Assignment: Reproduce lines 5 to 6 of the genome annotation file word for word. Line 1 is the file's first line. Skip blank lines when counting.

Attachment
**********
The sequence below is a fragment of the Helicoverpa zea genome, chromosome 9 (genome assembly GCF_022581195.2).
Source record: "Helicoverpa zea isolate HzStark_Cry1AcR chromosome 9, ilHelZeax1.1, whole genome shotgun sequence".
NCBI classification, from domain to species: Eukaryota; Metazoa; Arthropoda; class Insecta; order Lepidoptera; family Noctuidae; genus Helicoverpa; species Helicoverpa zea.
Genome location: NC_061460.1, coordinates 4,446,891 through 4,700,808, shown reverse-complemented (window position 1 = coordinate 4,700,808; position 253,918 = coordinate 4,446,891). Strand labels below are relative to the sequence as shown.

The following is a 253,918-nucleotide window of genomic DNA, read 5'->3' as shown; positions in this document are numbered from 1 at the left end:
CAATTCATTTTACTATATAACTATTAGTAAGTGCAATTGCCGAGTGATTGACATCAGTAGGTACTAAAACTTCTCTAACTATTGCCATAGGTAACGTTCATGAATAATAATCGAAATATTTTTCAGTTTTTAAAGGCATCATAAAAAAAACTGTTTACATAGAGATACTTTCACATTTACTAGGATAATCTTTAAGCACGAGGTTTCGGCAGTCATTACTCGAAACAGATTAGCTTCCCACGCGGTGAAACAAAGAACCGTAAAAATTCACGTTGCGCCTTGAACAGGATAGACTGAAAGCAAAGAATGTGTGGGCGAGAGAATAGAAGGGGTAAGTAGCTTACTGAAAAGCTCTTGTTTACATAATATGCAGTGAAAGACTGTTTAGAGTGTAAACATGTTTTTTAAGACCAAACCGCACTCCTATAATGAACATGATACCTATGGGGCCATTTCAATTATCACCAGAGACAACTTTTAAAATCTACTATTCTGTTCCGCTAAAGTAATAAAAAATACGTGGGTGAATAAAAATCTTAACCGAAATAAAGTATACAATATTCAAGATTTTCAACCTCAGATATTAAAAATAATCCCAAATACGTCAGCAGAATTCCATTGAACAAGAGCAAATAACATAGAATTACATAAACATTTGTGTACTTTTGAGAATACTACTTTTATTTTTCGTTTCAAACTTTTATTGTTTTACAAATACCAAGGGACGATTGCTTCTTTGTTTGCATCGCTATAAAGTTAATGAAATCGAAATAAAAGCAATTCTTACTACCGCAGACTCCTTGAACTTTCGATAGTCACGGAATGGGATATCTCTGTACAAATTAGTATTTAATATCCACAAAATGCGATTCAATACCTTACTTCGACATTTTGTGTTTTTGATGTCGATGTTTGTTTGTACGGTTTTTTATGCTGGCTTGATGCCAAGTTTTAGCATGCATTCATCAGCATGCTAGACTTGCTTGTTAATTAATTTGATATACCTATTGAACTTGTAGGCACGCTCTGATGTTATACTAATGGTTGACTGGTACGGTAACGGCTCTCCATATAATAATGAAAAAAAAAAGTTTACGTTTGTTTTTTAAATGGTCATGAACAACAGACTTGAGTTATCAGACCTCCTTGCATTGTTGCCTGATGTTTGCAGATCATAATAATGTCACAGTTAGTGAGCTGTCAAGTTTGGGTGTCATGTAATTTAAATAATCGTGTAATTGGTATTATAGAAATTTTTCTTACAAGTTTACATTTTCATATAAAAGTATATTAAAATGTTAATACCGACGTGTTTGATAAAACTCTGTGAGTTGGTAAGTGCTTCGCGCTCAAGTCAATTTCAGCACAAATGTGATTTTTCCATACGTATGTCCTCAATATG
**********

The following is a 253,918-nucleotide window of genomic DNA, read 5'->3' as shown; positions in this document are numbered from 1 at the left end:
CAATTCATTTTACTATATAACTATTAGTAAGTGCAATTGCCGAGTGATTGACATCAGTAGGTACTAAAACTTCTCTAACTATTGCCATAGGTAACGTTCATGAATAATAATCGAAATATTTTTCAGTTTTTAAAGGCATCATAAAAAAAACTGTTTACATAGAGATACTTTCACATTTACTAGGATAATCTTTAAGCACGAGGTTTCGGCAGTCATTACTCGAAACAGATTAGCTTCCCACGCGGTGAAACAAAGAACCGTAAAAATTCACGTTGCGCCTTGAACAGGATAGACTGAAAGCAAAGAATGTGTGGGCGAGAGAATAGAAGGGGTAAGTAGCTTACTGAAAAGCTCTTGTTTACATAATATGCAGTGAAAGACTGTTTAGAGTGTAAACATGTTTTTTAAGACCAAACCGCACTCCTATAATGAACATGATACCTATGGGGCCATTTCAATTATCACCAGAGACAACTTTTAAAATCTACTATTCTGTTCCGCTAAAGTAATAAAAAATACGTGGGTGAATAAAAATCTTAACCGAAATAAAGTATACAATATTCAAGATTTTCAACCTCAGATATTAAAAATAATCCCAAATACGTCAGCAGAATTCCATTGAACAAGAGCAAATAACATAGAATTACATAAACATTTGTGTACTTTTGAGAATACTACTTTTATTTTTCGTTTCAAACTTTTATTGTTTTACAAATACCAAGGGACGATTGCTTCTTTGTTTGCATCGCTATAAAGTTAATGAAATCGAAATAAAAGCAATTCTTACTACCGCAGACTCCTTGAACTTTCGATAGTCACGGAATGGGATATCTCTGTACAAATTAGTATTTAATATCCACAAAATGCGATTCAATACCTTACTTCGACATTTTGTGTTTTTGATGTCGATGTTTGTTTGTACGGTTTTTTATGCTGGCTTGATGCCAAGTTTTAGCATGCATTCATCAGCATGCTAGACTTGCTTGTTAATTAATTTGATATACCTATTGAACTTGTAGGCACGCTCTGATGTTATACTAATGGTTGACTGGTACGGTAACGGCTCTCCATATAATAATGAAAAAAAAAAGTTTACGTTTGTTTTTTAAATGGTCATGAACAACAGACTTGAGTTATCAGACCTCCTTGCATTGTTGCCTGATGTTTGCAGATCATAATAATGTCACAGTTAGTGAGCTGTCAAGTTTGGGTGTCATGTAATTTAAATAATCGTGTAATTGGTATTATAGAAATTTTTCTTACAAGTTTACATTTTCATATAAAAGTATATTAAAATGTTAATACCGACGTGTTTGATAAAACTCTGTGAGTTGGTAAGTGCTTCGCGCTCAAGTCAATTTCAGCACAAATGTGATTTTTCCATACGTATGTCCTCAATATG